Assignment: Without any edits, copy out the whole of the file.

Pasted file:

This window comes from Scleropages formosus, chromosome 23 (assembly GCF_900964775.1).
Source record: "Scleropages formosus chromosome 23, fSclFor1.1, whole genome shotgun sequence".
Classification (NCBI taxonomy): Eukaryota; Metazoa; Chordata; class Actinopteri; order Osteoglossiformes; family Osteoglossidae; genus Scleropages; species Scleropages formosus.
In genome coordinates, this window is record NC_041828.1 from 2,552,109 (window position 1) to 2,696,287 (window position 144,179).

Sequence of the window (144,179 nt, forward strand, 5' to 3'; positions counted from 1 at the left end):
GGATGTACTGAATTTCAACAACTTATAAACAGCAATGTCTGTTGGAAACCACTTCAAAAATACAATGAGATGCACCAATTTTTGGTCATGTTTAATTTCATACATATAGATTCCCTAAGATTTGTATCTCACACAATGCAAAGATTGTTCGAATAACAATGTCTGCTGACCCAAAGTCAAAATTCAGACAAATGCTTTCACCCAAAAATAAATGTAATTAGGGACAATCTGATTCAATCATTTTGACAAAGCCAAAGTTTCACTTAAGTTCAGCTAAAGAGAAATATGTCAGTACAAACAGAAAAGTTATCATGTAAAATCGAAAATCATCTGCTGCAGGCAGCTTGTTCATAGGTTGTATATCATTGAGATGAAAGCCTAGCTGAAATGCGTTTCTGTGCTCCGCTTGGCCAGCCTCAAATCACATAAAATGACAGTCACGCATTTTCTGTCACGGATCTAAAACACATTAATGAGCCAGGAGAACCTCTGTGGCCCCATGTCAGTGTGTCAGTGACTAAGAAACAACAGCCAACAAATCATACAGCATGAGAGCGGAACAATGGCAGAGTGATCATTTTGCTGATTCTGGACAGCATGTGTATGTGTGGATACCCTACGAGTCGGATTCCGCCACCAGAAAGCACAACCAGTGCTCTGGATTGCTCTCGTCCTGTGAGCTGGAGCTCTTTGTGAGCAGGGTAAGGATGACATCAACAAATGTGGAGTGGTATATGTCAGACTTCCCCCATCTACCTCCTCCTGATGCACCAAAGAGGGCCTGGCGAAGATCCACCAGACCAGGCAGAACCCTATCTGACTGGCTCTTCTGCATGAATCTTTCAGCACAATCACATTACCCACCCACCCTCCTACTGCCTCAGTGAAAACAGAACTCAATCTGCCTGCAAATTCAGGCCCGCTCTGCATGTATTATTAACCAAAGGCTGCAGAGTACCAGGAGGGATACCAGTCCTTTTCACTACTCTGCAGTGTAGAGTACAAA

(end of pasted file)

This window comes from Scleropages formosus, chromosome 23 (assembly GCF_900964775.1).
Source record: "Scleropages formosus chromosome 23, fSclFor1.1, whole genome shotgun sequence".
Classification (NCBI taxonomy): Eukaryota; Metazoa; Chordata; class Actinopteri; order Osteoglossiformes; family Osteoglossidae; genus Scleropages; species Scleropages formosus.
In genome coordinates, this window is record NC_041828.1 from 2,552,109 (window position 1) to 2,696,287 (window position 144,179).

Sequence of the window (144,179 nt, forward strand, 5' to 3'; positions counted from 1 at the left end):
GGATGTACTGAATTTCAACAACTTATAAACAGCAATGTCTGTTGGAAACCACTTCAAAAATACAATGAGATGCACCAATTTTTGGTCATGTTTAATTTCATACATATAGATTCCCTAAGATTTGTATCTCACACAATGCAAAGATTGTTCGAATAACAATGTCTGCTGACCCAAAGTCAAAATTCAGACAAATGCTTTCACCCAAAAATAAATGTAATTAGGGACAATCTGATTCAATCATTTTGACAAAGCCAAAGTTTCACTTAAGTTCAGCTAAAGAGAAATATGTCAGTACAAACAGAAAAGTTATCATGTAAAATCGAAAATCATCTGCTGCAGGCAGCTTGTTCATAGGTTGTATATCATTGAGATGAAAGCCTAGCTGAAATGCGTTTCTGTGCTCCGCTTGGCCAGCCTCAAATCACATAAAATGACAGTCACGCATTTTCTGTCACGGATCTAAAACACATTAATGAGCCAGGAGAACCTCTGTGGCCCCATGTCAGTGTGTCAGTGACTAAGAAACAACAGCCAACAAATCATACAGCATGAGAGCGGAACAATGGCAGAGTGATCATTTTGCTGATTCTGGACAGCATGTGTATGTGTGGATACCCTACGAGTCGGATTCCGCCACCAGAAAGCACAACCAGTGCTCTGGATTGCTCTCGTCCTGTGAGCTGGAGCTCTTTGTGAGCAGGGTAAGGATGACATCAACAAATGTGGAGTGGTATATGTCAGACTTCCCCCATCTACCTCCTCCTGATGCACCAAAGAGGGCCTGGCGAAGATCCACCAGACCAGGCAGAACCCTATCTGACTGGCTCTTCTGCATGAATCTTTCAGCACAATCACATTACCCACCCACCCTCCTACTGCCTCAGTGAAAACAGAACTCAATCTGCCTGCAAATTCAGGCCCGCTCTGCATGTATTATTAACCAAAGGCTGCAGAGTACCAGGAGGGATACCAGTCCTTTTCACTACTCTGCAGTGTAGAGTACAAA